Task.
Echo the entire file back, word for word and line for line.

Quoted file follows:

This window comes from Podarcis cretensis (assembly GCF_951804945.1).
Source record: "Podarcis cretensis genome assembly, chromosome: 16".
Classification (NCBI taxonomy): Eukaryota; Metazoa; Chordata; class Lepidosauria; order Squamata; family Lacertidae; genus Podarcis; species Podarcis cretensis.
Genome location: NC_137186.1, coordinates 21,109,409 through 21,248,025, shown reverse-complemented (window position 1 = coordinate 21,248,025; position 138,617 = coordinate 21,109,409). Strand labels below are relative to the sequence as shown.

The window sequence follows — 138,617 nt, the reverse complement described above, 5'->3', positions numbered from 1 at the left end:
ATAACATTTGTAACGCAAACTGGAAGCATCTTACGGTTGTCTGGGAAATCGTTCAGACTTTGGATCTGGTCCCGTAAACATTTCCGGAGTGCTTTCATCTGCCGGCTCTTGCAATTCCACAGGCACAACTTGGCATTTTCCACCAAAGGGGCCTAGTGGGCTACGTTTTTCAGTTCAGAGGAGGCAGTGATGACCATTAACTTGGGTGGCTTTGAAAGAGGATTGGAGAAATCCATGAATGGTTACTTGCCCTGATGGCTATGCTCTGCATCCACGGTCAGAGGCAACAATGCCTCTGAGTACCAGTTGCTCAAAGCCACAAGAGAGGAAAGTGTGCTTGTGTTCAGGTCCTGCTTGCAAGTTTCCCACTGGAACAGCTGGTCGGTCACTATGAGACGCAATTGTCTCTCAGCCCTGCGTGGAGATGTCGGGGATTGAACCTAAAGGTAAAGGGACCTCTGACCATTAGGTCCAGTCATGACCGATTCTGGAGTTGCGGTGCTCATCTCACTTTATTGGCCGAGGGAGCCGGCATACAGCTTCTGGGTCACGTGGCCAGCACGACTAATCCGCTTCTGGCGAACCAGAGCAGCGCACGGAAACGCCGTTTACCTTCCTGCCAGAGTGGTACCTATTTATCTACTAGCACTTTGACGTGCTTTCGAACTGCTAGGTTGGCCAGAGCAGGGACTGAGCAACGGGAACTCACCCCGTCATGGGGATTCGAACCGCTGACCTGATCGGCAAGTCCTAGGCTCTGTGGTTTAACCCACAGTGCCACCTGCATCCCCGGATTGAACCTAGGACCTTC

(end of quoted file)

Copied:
This window comes from Podarcis cretensis (assembly GCF_951804945.1).
Source record: "Podarcis cretensis genome assembly, chromosome: 16".
Classification (NCBI taxonomy): Eukaryota; Metazoa; Chordata; class Lepidosauria; order Squamata; family Lacertidae; genus Podarcis; species Podarcis cretensis.
Genome location: NC_137186.1, coordinates 21,109,409 through 21,248,025, shown reverse-complemented (window position 1 = coordinate 21,248,025; position 138,617 = coordinate 21,109,409). Strand labels below are relative to the sequence as shown.

The window sequence follows — 138,617 nt, the reverse complement described above, 5'->3', positions numbered from 1 at the left end:
ATAACATTTGTAACGCAAACTGGAAGCATCTTACGGTTGTCTGGGAAATCGTTCAGACTTTGGATCTGGTCCCGTAAACATTTCCGGAGTGCTTTCATCTGCCGGCTCTTGCAATTCCACAGGCACAACTTGGCATTTTCCACCAAAGGGGCCTAGTGGGCTACGTTTTTCAGTTCAGAGGAGGCAGTGATGACCATTAACTTGGGTGGCTTTGAAAGAGGATTGGAGAAATCCATGAATGGTTACTTGCCCTGATGGCTATGCTCTGCATCCACGGTCAGAGGCAACAATGCCTCTGAGTACCAGTTGCTCAAAGCCACAAGAGAGGAAAGTGTGCTTGTGTTCAGGTCCTGCTTGCAAGTTTCCCACTGGAACAGCTGGTCGGTCACTATGAGACGCAATTGTCTCTCAGCCCTGCGTGGAGATGTCGGGGATTGAACCTAAAGGTAAAGGGACCTCTGACCATTAGGTCCAGTCATGACCGATTCTGGAGTTGCGGTGCTCATCTCACTTTATTGGCCGAGGGAGCCGGCATACAGCTTCTGGGTCACGTGGCCAGCACGACTAATCCGCTTCTGGCGAACCAGAGCAGCGCACGGAAACGCCGTTTACCTTCCTGCCAGAGTGGTACCTATTTATCTACTAGCACTTTGACGTGCTTTCGAACTGCTAGGTTGGCCAGAGCAGGGACTGAGCAACGGGAACTCACCCCGTCATGGGGATTCGAACCGCTGACCTGATCGGCAAGTCCTAGGCTCTGTGGTTTAACCCACAGTGCCACCTGCATCCCCGGATTGAACCTAGGACCTTC